Breaking things is easy; creating things is hard. Creating secure software is really hard.
But that’s not because security is inherently difficult, complex or academic. As software engineers, we need to secure all possible entry points, of which there are many. An attacker, on the other hand, only needs to find a single weak point to exploit the software we spent months creating.
So what can we do about it?
Secure systems, onions and Mary Berry’s favourite desserts all have one thing in common: layers.
Most people are already familiar with the concept of layers in real-world security. We lock all external doors; not just the front one. We shut all the windows, leaving none ajar. But what if someone brute-forces their way in? We might have an alarm. If that doesn’t deter them, at least the jewellery is in a safe – and of course the code is not written on a sticky note!
But this awareness doesn’t always get translated into the digital world.
Remember, our goal is to eliminate those single points of failure which give attackers the upper hand. So with that in mind, let’s take a broad look at some of these important – and commonly exploited – single points of failure.
“People are the weakest point of a security system”
This has become somewhat of a cliché, but it remains true. If an attacker can convince a member of staff to read out the admin password over the phone, our secure software counts for nothing.
By forming good habits in our daily processes and procedures, security ceases to be an afterthought and becomes an inherent part of how we work. In February 2017, SwarmOnline was accredited to ISO 27001 (Information Security Management) – a process which involved staff at all levels and roles. With it came a heightened awareness of how our processes can have a direct impact on the software we produce – now everyone is a security guard!
- Handle documentation and credentials with care. Passwords on paper, API keys in documents and database credentials in emails can all compromise your application before you’ve even written one line of code.
- Don’t assume that someone else will take responsibility for doing something properly. Establish well-defined roles and responsibilities early on to ensure that nothing falls through the cracks.
- Be aware of your surroundings – who is looking over your shoulder or listening in to your call?
Never Trust the Client
The ‘client’ in this case is the end-user’s web browser or mobile app. It’s a very obvious layer both in software terms but also security. The users control it, therefore they control the data that gets sent back to your server. Protecting against malicious or simply unexpected inputs is a topic which could easily span several blog posts.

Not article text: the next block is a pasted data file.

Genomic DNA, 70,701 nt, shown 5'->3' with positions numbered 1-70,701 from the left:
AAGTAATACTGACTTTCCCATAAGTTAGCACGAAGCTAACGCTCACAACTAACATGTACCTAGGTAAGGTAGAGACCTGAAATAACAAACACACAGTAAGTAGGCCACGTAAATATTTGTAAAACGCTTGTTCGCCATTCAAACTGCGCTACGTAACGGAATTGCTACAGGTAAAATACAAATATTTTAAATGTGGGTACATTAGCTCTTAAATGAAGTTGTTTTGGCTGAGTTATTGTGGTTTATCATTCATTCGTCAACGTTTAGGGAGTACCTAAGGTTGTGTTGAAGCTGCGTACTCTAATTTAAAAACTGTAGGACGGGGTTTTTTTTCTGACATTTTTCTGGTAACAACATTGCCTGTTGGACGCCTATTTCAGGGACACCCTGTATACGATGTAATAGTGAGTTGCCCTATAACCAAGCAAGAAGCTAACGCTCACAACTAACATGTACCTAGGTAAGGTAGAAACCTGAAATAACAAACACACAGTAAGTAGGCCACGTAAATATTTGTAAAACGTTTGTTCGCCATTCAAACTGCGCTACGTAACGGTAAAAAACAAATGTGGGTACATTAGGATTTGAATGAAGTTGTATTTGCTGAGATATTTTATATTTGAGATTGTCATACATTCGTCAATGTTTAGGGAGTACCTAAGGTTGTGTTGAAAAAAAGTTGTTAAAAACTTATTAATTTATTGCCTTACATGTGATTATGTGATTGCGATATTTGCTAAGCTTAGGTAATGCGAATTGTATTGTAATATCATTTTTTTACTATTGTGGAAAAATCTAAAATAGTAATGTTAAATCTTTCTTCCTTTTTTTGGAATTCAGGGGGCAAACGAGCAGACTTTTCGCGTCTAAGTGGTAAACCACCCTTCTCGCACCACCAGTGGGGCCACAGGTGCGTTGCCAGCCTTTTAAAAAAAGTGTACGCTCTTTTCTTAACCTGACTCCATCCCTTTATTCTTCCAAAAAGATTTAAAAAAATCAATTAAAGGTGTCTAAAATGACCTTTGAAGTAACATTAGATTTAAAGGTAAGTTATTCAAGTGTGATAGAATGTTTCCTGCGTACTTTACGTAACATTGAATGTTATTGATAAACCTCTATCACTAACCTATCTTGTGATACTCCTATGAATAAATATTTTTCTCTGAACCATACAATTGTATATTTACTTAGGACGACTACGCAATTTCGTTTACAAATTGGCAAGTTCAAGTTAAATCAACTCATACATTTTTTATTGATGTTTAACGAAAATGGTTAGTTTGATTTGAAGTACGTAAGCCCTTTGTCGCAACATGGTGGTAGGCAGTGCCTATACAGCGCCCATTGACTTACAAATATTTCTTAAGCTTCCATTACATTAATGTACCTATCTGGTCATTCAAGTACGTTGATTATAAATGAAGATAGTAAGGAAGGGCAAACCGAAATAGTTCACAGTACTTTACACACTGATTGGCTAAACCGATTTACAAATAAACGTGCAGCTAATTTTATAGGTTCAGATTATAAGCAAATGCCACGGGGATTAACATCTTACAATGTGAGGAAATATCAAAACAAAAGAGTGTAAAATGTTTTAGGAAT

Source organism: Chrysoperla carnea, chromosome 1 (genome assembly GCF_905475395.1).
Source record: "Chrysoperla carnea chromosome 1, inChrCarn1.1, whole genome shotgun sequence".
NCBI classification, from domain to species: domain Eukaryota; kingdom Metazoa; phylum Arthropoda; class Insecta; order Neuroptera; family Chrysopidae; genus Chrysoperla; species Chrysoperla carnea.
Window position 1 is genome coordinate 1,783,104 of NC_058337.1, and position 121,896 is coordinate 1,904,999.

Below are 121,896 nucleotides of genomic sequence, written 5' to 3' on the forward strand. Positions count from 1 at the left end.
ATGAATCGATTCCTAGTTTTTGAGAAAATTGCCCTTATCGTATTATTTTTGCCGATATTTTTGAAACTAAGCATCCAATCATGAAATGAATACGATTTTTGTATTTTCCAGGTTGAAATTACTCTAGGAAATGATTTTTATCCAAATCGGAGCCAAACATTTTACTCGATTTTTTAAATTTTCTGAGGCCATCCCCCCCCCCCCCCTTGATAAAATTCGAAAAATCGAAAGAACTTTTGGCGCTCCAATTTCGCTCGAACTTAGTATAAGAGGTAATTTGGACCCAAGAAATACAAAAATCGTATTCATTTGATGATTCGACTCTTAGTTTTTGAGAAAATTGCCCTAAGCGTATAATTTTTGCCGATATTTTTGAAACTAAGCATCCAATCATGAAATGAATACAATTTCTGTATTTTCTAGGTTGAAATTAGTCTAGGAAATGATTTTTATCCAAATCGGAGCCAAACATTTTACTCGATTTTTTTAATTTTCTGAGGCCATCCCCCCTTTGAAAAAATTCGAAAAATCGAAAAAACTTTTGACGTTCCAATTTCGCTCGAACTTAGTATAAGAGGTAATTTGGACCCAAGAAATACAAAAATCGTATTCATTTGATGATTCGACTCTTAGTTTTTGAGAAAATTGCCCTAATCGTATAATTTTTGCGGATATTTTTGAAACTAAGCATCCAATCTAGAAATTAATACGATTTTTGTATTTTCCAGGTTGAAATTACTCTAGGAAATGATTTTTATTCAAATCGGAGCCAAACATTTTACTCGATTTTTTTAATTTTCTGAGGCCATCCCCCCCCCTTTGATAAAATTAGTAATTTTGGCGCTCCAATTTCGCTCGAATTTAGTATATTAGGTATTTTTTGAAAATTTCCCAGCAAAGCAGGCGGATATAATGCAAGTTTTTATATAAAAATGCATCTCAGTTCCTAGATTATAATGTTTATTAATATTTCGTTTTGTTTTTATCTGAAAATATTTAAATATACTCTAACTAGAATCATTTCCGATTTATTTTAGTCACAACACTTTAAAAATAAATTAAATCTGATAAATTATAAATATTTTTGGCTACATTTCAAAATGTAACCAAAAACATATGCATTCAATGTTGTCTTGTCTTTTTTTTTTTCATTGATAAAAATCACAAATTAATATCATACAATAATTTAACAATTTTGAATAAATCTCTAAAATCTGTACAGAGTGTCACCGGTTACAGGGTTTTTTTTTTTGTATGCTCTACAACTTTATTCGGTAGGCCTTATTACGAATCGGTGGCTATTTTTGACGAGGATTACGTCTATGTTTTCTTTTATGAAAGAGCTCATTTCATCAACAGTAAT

Luckily, the Open Web Application Security Project (OWASP) maintains a Top 10 list of the most common application security risks. As a starting point, you should be familiar with:
- What they are
- How to exploit them – and what the consequences could be
- How to defend against them
Do the Bare Minimum
Granting unlimited access to a database or file system makes things easier, right? We don’t have to worry about all those fiddly permissions and roles, we just get on with writing code!
While it may be convenient, it’s a terrible idea. Only being able to access the bare minimum resources you require ensures that even if an attacker does gain access to credentials, what they can do with them is limited. Yet another layer.
- Don’t let your application connect to a database with an ‘admin’ account.
- Instead, create a dedicated user and grant only those permissions which are needed. If your application doesn’t need to delete tables, don’t let it!
- The same principle applies to other resources – config files, SMTP servers and other programs should only be accessible if absolutely necessary.
- The wide adoption of Cloud services makes it trivially simple to provision some very powerful services at the click of a button – but don’t let this ease of use lull you into assuming they are secure by default.
Don’t Reinvent the Wheel
In software, there are some tasks which crop up again and again.
User authentication, storing passwords and encrypting data are some common examples. Over time, a number of best practices have evolved – ignore these at your peril!
- Wherever possible, use an established solution to common problems such as authenticating users – if you do use a framework, ensure it is reputable
- Don’t be tempted to invent your own algorithm for performing something as important as encryption
- Don’t go it alone – discuss ideas with colleagues who may have already solved the same problem
Finally, have a backup plan. ‘Disaster Recovery’ may be a rather ominous term, but it is our last layer of security. Even if the worst happens, how quickly can you put things right?
Things are easily broken, after all.